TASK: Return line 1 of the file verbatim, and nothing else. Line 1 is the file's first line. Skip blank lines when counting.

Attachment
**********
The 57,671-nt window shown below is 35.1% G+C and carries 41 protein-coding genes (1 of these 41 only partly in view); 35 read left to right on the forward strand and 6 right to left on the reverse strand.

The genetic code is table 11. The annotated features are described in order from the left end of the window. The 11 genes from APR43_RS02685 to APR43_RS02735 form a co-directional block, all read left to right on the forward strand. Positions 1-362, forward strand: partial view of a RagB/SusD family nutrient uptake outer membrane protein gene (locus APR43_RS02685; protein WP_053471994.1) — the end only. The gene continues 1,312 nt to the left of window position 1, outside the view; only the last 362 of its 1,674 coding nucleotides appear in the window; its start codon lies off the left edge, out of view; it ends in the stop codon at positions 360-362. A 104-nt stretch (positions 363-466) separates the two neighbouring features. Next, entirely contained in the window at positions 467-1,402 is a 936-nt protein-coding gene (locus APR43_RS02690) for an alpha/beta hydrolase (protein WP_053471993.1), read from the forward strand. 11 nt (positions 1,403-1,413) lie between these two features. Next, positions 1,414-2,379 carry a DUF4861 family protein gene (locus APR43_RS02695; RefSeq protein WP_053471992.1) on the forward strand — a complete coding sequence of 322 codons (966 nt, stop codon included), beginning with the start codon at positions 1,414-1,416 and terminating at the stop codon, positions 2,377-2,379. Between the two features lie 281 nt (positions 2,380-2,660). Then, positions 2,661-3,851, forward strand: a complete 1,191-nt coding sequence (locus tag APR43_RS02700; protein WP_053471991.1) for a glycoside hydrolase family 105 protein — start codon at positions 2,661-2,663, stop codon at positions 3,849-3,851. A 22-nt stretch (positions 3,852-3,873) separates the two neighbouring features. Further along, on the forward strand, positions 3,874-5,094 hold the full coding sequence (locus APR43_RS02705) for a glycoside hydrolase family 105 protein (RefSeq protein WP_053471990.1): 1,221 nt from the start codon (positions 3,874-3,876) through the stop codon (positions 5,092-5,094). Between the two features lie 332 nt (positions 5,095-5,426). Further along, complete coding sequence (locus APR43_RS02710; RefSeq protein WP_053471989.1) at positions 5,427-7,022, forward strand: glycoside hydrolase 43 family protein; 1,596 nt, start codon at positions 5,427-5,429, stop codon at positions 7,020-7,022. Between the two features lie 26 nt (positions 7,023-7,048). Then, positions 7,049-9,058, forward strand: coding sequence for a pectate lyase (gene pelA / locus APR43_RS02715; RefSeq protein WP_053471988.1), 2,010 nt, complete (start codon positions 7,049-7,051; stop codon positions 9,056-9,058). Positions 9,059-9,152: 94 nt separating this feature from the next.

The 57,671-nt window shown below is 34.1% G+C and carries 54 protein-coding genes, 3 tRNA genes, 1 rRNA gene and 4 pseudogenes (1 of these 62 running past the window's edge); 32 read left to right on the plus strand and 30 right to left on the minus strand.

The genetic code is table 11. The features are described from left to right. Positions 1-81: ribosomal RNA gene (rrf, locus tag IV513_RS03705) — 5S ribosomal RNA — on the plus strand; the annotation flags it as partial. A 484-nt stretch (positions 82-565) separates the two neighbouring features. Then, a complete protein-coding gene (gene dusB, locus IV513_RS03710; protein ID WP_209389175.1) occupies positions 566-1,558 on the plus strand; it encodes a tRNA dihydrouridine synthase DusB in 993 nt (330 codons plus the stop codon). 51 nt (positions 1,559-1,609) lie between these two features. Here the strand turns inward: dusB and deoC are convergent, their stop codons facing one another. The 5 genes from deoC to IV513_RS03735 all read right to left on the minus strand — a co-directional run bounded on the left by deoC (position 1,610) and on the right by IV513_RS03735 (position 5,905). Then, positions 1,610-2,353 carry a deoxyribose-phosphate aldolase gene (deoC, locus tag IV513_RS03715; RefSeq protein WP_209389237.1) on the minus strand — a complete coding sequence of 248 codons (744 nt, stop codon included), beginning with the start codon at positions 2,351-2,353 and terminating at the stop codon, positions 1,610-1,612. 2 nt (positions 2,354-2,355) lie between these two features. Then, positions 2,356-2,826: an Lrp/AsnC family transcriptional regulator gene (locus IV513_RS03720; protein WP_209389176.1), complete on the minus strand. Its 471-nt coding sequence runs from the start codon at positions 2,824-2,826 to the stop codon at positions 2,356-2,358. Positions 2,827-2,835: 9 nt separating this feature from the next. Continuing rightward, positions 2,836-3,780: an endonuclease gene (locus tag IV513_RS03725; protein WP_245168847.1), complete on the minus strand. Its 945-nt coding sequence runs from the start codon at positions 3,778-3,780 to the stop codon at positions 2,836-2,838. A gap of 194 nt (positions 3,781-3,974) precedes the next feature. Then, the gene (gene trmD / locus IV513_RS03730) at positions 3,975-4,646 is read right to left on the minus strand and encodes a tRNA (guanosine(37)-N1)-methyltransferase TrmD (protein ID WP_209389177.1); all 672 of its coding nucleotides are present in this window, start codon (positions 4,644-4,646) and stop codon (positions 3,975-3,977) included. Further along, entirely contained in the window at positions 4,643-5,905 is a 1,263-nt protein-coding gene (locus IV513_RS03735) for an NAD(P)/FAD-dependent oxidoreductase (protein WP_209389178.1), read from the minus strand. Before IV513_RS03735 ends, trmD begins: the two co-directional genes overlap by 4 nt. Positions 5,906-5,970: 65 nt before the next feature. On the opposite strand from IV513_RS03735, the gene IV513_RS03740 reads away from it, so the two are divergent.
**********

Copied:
The 57,671-nt window shown below is 35.1% G+C and carries 41 protein-coding genes (1 of these 41 only partly in view); 35 read left to right on the forward strand and 6 right to left on the reverse strand.